As an example, if you are in a high-tax state and will hit the $10,000 SALT cap, that leaves you with $17,700 gap to fill with mortgage interest (and potentially other deductible items) before you get over the threshold where itemizing may make sense. For a married couple with a mortgage at 6%, you'll need a loan amount of $296,650 to have paid $17,700 in interest in the first year of the loan. Of course, a loan with a higher interest rate requires a smaller loan amount to reach this level of interest cost; for example, with a rate of 7% and a term of 30 years, a mortgage of only $254,000 will hit that interest cost in its first year.

Since interest costs diminish over time from there, hitting this mark in future years can be increasingly difficult. For example, the amount of interest paid in the second year of the $296,650 loan example above totals only $17,475, so you would need other deductible expenses to help close the gap. As well, the standard deduction is often increased to account for inflation, so the second-year (and subsequent) gap may increase.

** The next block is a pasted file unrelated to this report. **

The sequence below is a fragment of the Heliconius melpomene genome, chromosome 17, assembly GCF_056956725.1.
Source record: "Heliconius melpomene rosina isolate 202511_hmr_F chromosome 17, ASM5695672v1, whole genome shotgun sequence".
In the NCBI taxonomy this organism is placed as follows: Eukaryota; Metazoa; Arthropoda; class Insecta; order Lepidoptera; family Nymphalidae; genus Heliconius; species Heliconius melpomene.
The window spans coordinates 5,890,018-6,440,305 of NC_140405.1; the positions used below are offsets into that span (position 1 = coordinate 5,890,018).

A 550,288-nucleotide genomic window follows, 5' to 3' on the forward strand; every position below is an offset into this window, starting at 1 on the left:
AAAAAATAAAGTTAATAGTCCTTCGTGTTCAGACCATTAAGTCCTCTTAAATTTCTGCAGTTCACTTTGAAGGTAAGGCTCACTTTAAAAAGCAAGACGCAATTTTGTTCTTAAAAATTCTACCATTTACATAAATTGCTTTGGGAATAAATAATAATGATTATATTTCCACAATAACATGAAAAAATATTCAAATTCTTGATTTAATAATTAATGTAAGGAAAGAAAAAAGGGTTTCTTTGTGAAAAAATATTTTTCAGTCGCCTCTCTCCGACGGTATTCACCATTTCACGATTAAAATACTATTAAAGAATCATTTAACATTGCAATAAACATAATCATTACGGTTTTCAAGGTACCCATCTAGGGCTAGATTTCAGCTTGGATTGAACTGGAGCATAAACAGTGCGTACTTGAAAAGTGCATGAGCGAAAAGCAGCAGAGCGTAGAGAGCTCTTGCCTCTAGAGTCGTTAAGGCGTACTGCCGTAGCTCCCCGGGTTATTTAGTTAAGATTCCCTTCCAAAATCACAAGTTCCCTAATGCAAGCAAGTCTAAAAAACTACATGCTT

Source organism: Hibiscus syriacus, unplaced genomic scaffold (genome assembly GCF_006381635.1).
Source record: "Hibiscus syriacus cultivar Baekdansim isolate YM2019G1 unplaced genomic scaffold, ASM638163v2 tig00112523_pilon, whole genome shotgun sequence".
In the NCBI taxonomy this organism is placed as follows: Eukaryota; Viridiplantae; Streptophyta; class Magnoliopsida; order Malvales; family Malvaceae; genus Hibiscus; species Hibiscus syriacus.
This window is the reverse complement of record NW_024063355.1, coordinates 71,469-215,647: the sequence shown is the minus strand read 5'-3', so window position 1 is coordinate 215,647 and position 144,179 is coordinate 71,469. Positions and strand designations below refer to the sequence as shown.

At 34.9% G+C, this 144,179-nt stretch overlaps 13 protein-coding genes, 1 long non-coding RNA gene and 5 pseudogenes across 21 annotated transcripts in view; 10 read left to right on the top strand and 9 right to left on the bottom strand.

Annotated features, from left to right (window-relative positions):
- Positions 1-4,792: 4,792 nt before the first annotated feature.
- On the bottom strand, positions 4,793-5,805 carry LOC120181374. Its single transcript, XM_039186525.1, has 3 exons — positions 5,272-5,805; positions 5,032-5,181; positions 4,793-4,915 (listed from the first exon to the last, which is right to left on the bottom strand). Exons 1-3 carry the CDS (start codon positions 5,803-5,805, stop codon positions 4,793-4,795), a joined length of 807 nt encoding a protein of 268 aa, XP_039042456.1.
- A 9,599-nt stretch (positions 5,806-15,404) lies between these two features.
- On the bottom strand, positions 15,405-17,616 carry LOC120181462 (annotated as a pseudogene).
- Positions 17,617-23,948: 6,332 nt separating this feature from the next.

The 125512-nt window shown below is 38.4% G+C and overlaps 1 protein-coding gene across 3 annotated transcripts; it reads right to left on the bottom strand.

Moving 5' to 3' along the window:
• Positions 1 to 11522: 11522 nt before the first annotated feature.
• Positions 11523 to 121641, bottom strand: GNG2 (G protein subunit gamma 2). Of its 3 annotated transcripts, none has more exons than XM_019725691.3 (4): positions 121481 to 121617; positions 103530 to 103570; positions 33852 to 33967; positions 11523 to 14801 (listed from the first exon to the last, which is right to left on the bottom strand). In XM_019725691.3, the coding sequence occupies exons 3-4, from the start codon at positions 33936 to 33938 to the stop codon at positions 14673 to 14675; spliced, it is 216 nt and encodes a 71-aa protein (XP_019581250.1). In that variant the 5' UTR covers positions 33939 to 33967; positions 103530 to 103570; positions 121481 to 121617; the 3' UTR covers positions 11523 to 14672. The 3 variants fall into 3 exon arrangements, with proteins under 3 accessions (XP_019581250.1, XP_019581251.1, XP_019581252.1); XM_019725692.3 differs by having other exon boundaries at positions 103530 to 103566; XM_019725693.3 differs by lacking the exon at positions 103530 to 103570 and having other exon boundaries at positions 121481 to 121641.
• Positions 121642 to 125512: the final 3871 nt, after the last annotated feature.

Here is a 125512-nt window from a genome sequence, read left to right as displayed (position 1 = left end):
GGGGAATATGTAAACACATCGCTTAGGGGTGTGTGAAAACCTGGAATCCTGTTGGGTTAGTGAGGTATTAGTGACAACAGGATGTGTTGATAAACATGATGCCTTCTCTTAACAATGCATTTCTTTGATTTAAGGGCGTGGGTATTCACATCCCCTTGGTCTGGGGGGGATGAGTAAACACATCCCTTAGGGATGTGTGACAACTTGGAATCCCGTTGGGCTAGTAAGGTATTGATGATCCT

That said, it's easier for single borrowers to leap to a place where itemization probably makes sense -- $10,000 in SALT expenses leaves just $3,850 in mortgage interest (and other items) to cover -- and at 6% with a 30-year term, that happens with a loan amount of just over $64,500. Any loan amount above $64.500 makes it worth considering itemizing to increase your deduction.

Of course, if you're in a low-tax state, you'll need a larger loan amount to overcome the standard deduction threshold. Paying no state and local taxes at all isn't reality, but if it was, you would need a $428,350 loan at 6.5% to reach the $27,700 standard deduction with mortgage interest alone.

So, is it worth it to itemize your return or not? You have to run the numbers to find out, or let your tax professional figure it out for you. If it is worth it, you'll be filing a 1040 Schedule A.

What if I did a cash-out refinance?

Unlike a traditional "rate-and-term" refinance, a cash-out refinance sees you replace an existing mortgage with a new loan and take a draw of equity at the same time. You end up with one new loan with a larger loan balance.